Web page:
Art and Indian Copyright Law: A Statutory Reading

A look at how the Indian Copyright Act, 1957, as amended in 2012, interacts with art (other than films and sound recordings), and, in particular, with Indian art. The first part of this text comprises a feminist and post-colonial reading of the Indian copyright statute while later parts focus on interpreting the provisions of the statute in relation to art.

13 March 2012

The Performer's Right

The performer's right is defined in Sections 38 and 2(q) of the 1957 Copyright Act in the following terms: it arises when a performer appears or engages in a live performance, and subsists for fifty years from the year after which the performance is made. Pertiently, the statute does not define what a 'live performance' is, and as such, presumably, it could be enthusiastically interpreted in extremely broad terms.

Many of the provisions which apply to copyright also apply to the performers right with necessary adaptations. Specifically, the following Sections of the Copyright Act also apply to the performer's right:
  • Sections 18 and 19 (copyright assignments and the modes of assignment);
  • Section 30 which deals with copyright licences but not Section 30A which makes applicable the modes seen in Section 19 to licences;
  • Sections 53 (importation of infringing copies);
  • Section 55 (civil remedies for infringement);
  • Section 58 (owner's rights against persons possessing or dealing with infringing copies);
  • Section 64 (power of the police to seize infringing copies);
  • Section 65 (possession of plates for the purpose of making infringing copies); and
  • Section 66 (disposal of infringing copies or plates for the purpose of making infringing copies).
Like copyright, the performer's right comprises a number of rights, and is also subject to exceptions analogous to the fair dealing exceptions to copyright infringement. In effect, the performer's right prevents any person from (1) recording a live performance without the consent of the performer, or (2) reproducing a recording of a live performance if the original recording was either made without the consent of the performer or was made for a purpose to which the performer did not consent, or (3) reproducing a recording of a live performance where (a) the original recording was made for private use, teaching, research, to report the news in a manner or for any other purpose consistent with fair dealing as contemplated by Sections 39 and 52 of the Copyright Act (b) and the reproduction was for a purpose other than those mentioned in (a).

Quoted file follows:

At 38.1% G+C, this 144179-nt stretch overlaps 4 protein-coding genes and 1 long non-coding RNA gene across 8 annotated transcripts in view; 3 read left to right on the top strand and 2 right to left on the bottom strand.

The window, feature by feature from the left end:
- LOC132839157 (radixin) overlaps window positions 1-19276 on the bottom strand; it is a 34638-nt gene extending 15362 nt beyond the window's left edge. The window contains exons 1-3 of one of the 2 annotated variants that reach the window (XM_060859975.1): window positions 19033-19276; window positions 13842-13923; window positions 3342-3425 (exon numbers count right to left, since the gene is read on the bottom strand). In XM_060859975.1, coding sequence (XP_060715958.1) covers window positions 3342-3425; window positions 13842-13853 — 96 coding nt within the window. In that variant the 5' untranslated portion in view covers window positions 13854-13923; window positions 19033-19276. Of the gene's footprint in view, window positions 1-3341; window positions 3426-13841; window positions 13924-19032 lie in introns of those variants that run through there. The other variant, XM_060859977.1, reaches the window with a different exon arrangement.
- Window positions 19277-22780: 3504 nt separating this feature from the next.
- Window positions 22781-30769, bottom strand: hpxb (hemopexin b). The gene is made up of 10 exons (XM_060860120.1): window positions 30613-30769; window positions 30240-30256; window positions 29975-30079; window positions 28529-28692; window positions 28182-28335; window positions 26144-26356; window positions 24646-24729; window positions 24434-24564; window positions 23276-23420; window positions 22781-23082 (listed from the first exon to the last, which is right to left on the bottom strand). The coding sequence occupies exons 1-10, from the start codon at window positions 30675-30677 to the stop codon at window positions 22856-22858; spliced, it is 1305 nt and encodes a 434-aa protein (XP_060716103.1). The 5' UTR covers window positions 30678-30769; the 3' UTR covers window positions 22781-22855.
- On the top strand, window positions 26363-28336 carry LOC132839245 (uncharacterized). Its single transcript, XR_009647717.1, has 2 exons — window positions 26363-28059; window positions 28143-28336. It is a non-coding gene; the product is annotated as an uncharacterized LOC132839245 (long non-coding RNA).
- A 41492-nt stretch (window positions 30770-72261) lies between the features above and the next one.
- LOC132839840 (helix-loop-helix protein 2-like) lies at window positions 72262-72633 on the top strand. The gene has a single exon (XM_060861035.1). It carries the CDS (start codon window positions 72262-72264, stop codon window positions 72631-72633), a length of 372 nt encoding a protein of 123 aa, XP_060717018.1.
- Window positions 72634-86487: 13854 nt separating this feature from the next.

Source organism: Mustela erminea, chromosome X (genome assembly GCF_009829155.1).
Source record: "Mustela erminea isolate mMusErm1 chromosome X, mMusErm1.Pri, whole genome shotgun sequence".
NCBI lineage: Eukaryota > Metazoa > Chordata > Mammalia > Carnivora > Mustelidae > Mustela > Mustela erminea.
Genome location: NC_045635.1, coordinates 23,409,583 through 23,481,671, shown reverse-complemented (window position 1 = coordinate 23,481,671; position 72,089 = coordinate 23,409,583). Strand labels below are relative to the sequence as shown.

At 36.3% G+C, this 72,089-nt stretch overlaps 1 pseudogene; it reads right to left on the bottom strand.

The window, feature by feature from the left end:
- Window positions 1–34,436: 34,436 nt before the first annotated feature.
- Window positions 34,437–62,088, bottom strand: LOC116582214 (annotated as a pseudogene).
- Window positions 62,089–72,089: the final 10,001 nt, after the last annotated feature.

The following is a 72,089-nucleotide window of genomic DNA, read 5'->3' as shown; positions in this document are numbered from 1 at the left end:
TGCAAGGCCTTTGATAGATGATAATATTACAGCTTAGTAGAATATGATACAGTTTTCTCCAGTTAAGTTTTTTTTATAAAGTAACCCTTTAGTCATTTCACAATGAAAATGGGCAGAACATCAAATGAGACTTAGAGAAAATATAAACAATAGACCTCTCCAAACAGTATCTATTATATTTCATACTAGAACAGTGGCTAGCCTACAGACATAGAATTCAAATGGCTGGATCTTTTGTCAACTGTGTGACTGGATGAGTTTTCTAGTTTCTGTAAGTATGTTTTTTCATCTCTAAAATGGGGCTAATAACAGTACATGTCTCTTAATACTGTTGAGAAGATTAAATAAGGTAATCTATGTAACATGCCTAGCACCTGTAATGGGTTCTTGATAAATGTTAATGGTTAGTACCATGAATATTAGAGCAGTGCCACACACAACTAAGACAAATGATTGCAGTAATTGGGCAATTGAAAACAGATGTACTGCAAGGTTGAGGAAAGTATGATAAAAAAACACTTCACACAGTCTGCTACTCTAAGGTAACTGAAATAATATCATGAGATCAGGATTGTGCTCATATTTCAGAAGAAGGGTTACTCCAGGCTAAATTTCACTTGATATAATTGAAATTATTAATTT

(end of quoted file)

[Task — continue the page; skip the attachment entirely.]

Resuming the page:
The broadcast of a live performance is not a violation of the performer's right if (1) the broadcast is a rebroadcast by a broadcasting organisation of one of its an earlier broadcasts which did not violate the performer's right or (2) if the broadcast is made from a recording which has itself not been made under the relaxed provisions of Section 39 — Section 39 allows for performances to be recorded without the consent of the performer for private use, teaching, research, to report the news in a manner or for any other purpose consistent with fair dealing. Remarkably, there appears to be no requirement that the broadcast is made from a recording which was authorised by the performer — the only requirement appears to be that the broadcast not be made from a Section 39 recording.

The reproduction of a broadcast, however, requires the permission of the owner of rights or the performer or both of them, as the case may be, where copyright or a performer's right subsists in the work or performance which has been broadcast.

Equally remarkably, the communication to the public of a recording of a live performance does not generally appear to be an offence. Section 39(4) of the Copyright Act states that the communication of a performance to the public otherwise than by broadcast is an offence unless the communication is from a sound recording or a visual recording or a broadcast. There does not appear to be any requirement that the communication be from an authorised sound recording or an authorised visual recording or a permissible broadcast.

Pertinently, the performer's right is effectively negated by the performer agreeing to the incorporation of his/her performance in a film. This, however, is not stated (in the statute) to be the case where the performer agrees to the incorporation of his/her performance only in a sound recording.

(This post is by Nandita Saikia and was first published at Indian Copyright.)

Credit

This site is supported by FrontierNxt.